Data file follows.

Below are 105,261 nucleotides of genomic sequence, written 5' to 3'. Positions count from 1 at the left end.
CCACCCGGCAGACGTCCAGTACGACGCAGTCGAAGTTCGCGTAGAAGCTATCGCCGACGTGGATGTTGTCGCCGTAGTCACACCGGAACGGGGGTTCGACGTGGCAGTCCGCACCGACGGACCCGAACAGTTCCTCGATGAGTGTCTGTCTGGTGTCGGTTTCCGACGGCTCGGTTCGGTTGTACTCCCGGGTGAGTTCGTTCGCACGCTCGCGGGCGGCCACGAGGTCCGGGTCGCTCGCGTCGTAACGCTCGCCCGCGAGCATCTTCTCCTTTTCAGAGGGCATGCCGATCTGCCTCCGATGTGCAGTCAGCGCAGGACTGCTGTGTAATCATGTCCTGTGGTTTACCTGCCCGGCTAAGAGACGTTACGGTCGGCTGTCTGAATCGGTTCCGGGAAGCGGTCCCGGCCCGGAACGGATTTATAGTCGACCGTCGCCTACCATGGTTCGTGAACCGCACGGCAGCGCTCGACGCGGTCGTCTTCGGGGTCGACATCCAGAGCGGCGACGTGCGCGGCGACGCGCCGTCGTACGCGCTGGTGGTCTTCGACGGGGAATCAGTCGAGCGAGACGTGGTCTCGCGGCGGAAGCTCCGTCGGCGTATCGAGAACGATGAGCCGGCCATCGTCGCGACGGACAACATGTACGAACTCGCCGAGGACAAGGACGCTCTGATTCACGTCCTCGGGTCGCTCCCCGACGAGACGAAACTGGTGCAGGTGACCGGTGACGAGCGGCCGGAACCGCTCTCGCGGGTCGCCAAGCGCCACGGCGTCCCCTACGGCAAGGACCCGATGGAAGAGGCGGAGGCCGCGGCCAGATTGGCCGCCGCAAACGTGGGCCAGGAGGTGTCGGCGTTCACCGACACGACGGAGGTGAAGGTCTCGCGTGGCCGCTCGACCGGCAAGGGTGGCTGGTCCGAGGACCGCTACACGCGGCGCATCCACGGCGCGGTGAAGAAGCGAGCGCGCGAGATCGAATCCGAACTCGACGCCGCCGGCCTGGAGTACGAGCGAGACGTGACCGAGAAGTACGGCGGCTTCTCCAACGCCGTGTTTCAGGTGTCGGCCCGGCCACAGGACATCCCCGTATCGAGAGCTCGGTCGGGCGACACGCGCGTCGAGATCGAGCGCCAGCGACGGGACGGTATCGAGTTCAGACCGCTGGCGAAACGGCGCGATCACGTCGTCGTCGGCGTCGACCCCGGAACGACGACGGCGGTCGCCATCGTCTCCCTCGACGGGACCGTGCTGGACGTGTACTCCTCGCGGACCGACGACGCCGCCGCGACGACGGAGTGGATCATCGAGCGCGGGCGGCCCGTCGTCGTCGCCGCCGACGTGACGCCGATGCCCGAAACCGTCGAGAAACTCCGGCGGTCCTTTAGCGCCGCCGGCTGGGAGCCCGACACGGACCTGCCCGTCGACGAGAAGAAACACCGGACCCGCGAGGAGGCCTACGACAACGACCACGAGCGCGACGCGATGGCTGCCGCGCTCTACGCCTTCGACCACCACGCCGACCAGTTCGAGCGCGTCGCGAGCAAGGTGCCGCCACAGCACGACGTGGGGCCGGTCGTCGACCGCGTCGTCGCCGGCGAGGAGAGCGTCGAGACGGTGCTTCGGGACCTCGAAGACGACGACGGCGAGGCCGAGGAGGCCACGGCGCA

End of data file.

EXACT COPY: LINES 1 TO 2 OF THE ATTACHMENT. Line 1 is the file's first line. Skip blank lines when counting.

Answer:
Below are 105,261 nucleotides of genomic sequence, written 5' to 3'. Positions count from 1 at the left end.
CCACCCGGCAGACGTCCAGTACGACGCAGTCGAAGTTCGCGTAGAAGCTATCGCCGACGTGGATGTTGTCGCCGTAGTCACACCGGAACGGGGGTTCGACGTGGCAGTCCGCACCGACGGACCCGAACAGTTCCTCGATGAGTGTCTGTCTGGTGTCGGTTTCCGACGGCTCGGTTCGGTTGTACTCCCGGGTGAGTTCGTTCGCACGCTCGCGGGCGGCCACGAGGTCCGGGTCGCTCGCGTCGTAACGCTCGCCCGCGAGCATCTTCTCCTTTTCAGAGGGCATGCCGATCTGCCTCCGATGTGCAGTCAGCGCAGGACTGCTGTGTAATCATGTCCTGTGGTTTACCTGCCCGGCTAAGAGACGTTACGGTCGGCTGTCTGAATCGGTTCCGGGAAGCGGTCCCGGCCCGGAACGGATTTATAGTCGACCGTCGCCTACCATGGTTCGTGAACCGCACGGCAGCGCTCGACGCGGTCGTCTTCGGGGTCGACATCCAGAGCGGCGACGTGCGCGGCGACGCGCCGTCGTACGCGCTGGTGGTCTTCGACGGGGAATCAGTCGAGCGAGACGTGGTCTCGCGGCGGAAGCTCCGTCGGCGTATCGAGAACGATGAGCCGGCCATCGTCGCGACGGACAACATGTACGAACTCGCCGAGGACAAGGACGCTCTGATTCACGTCCTCGGGTCGCTCCCCGACGAGACGAAACTGGTGCAGGTGACCGGTGACGAGCGGCCGGAACCGCTCTCGCGGGTCGCCAAGCGCCACGGCGTCCCCTACGGCAAGGACCCGATGGAAGAGGCGGAGGCCGCGGCCAGATTGGCCGCCGCAAACGTGGGCCAGGAGGTGTCGGCGTTCACCGACACGACGGAGGTGAAGGTCTCGCGTGGCCGCTCGACCGGCAAGGGTGGCTGGTCCGAGGACCGCTACACGCGGCGCATCCACGGCGCGGTGAAGAAGCGAGCGCGCGAGATCGAATCCGAACTCGACGCCGCCGGCCTGGAGTACGAGCGAGACGTGACCGAGAAGTACGGCGGCTTCTCCAACGCCGTGTTTCAGGTGTCGGCCCGGCCACAGGACATCCCCGTATCGAGAGCTCGGTCGGGCGACACGCGCGTCGAGATCGAGCGCCAGCGACGGGACGGTATCGAGTTCAGACCGCTGGCGAAACGGCGCGATCACGTCGTCGTCGGCGTCGACCCCGGAACGACGACGGCGGTCGCCATCGTCTCCCTCGACGGGACCGTGCTGGACGTGTACTCCTCGCGGACCGACGACGCCGCCGCGACGACGGAGTGGATCATCGAGCGCGGGCGGCCCGTCGTCGTCGCCGCCGACGTGACGCCGATGCCCGAAACCGTCGAGAAACTCCGGCGGTCCTTTAGCGCCGCCGGCTGGGAGCCCGACACGGACCTGCCCGTCGACGAGAAGAAACACCGGACCCGCGAGGAGGCCTACGACAACGACCACGAGCGCGACGCGATGGCTGCCGCGCTCTACGCCTTCGACCACCACGCCGACCAGTTCGAGCGCGTCGCGAGCAAGGTGCCGCCACAGCACGACGTGGGGCCGGTCGTCGACCGCGTCGTCGCCGGCGAGGAGAGCGTCGAGACGGTGCTTCGGGACCTCGAAGACGACGACGGCGAGGCCGAGGAGGCCACGGCGCA